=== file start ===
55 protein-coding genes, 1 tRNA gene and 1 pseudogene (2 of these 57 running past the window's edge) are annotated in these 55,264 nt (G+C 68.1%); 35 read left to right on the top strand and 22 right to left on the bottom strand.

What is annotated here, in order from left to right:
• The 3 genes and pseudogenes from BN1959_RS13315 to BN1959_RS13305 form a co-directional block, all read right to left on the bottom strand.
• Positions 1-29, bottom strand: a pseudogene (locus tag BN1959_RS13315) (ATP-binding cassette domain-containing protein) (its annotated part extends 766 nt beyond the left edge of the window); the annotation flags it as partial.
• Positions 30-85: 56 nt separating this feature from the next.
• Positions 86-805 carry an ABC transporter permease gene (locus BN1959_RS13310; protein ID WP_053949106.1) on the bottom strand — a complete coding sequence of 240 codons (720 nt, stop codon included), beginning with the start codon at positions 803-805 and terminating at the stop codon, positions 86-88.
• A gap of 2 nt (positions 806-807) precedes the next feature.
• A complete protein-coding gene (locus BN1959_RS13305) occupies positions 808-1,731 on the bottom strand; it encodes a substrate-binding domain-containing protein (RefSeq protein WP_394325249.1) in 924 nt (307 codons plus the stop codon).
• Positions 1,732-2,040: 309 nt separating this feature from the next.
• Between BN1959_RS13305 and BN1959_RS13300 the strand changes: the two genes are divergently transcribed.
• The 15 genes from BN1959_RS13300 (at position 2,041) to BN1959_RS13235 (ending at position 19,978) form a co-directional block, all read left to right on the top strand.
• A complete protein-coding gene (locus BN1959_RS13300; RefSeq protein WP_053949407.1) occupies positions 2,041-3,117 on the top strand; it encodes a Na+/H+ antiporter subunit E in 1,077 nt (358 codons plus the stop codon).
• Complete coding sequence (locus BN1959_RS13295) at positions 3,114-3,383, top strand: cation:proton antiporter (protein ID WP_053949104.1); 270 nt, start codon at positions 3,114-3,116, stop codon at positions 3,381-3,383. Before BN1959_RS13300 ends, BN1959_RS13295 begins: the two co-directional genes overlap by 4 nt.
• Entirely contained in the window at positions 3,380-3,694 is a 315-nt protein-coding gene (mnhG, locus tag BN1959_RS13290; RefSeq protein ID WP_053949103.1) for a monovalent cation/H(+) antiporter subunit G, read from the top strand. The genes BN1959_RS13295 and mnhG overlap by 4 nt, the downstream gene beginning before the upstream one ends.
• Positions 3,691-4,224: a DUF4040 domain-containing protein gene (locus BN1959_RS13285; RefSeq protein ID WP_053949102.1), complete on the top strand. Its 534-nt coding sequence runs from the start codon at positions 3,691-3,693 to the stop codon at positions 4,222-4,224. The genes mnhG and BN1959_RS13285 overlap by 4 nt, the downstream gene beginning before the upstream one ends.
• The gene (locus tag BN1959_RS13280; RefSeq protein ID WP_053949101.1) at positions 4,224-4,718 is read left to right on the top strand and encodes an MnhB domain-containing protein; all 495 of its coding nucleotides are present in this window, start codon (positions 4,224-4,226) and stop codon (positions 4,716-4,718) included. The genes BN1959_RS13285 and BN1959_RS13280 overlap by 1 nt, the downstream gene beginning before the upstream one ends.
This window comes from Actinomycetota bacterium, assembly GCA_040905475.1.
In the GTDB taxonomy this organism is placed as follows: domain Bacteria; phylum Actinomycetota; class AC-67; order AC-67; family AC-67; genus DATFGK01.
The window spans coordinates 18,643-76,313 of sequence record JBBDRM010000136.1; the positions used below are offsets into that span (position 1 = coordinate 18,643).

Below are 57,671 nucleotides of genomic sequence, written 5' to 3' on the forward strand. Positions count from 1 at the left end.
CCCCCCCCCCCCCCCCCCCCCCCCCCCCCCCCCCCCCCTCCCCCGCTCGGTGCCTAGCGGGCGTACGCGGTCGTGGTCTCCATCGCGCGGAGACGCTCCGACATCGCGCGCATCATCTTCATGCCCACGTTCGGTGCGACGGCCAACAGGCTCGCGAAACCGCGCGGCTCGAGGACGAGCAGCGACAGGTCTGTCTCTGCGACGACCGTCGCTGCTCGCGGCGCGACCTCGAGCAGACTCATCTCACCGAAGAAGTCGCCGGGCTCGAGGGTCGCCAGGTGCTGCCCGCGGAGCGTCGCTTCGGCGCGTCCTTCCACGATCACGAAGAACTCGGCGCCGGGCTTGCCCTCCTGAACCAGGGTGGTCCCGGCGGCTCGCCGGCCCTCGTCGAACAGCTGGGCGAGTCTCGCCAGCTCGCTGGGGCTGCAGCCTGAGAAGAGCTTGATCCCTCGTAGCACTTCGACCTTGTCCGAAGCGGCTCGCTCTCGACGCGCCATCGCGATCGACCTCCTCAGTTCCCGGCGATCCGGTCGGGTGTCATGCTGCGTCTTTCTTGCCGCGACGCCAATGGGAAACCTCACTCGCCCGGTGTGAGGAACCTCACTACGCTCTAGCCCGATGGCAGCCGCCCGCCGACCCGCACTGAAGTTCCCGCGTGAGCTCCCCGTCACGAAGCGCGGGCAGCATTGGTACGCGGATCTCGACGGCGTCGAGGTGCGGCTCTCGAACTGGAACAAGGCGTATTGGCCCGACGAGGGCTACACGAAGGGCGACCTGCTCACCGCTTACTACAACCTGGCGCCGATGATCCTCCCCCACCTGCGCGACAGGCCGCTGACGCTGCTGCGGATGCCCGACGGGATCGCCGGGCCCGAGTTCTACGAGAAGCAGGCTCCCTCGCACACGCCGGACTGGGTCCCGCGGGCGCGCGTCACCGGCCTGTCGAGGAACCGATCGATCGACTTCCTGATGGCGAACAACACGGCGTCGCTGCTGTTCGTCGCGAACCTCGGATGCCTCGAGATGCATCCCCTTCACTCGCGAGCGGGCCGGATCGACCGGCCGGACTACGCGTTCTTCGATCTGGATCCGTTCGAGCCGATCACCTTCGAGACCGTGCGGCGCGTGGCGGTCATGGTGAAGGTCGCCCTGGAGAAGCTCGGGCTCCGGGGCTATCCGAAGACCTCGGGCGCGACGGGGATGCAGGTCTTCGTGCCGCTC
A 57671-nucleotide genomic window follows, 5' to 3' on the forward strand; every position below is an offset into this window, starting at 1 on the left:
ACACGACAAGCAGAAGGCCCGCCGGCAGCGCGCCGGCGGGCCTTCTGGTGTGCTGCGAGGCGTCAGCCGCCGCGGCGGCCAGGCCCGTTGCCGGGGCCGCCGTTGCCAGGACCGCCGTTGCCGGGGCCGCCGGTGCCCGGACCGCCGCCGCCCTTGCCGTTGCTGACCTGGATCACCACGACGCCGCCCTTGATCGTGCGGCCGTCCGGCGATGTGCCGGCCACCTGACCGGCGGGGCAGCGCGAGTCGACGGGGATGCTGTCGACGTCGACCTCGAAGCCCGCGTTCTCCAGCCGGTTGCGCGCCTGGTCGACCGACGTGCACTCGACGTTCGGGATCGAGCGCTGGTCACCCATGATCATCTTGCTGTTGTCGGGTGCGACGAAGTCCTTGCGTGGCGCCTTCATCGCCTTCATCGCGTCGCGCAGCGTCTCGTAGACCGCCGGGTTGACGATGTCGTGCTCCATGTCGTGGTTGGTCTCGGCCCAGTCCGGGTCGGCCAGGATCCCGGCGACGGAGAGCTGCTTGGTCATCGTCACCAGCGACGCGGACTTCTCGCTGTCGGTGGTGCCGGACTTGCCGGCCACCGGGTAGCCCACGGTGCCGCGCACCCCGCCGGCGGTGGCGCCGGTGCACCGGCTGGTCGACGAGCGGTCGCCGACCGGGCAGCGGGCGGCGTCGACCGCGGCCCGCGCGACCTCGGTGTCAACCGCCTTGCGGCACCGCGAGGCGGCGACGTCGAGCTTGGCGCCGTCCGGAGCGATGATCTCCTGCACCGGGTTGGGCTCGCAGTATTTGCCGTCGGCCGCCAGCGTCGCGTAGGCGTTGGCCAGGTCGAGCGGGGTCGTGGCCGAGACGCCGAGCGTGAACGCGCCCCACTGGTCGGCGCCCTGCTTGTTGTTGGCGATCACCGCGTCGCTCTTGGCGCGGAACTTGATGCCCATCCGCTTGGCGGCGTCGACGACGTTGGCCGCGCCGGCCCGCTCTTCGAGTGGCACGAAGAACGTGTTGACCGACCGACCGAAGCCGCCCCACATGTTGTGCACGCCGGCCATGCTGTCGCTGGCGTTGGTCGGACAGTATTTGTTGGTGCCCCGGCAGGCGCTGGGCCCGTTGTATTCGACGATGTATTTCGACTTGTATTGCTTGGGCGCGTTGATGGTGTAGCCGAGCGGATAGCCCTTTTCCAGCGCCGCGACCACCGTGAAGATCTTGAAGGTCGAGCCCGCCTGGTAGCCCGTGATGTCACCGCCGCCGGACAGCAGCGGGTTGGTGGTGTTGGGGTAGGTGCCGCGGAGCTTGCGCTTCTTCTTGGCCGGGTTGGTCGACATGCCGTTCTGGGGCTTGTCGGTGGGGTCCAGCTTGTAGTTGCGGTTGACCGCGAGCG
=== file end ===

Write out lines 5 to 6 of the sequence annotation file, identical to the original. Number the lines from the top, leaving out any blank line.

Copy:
• Positions 30-85: 56 nt separating this feature from the next.
• Positions 86-805 carry an ABC transporter permease gene (locus BN1959_RS13310; protein ID WP_053949106.1) on the bottom strand — a complete coding sequence of 240 codons (720 nt, stop codon included), beginning with the start codon at positions 803-805 and terminating at the stop codon, positions 86-88.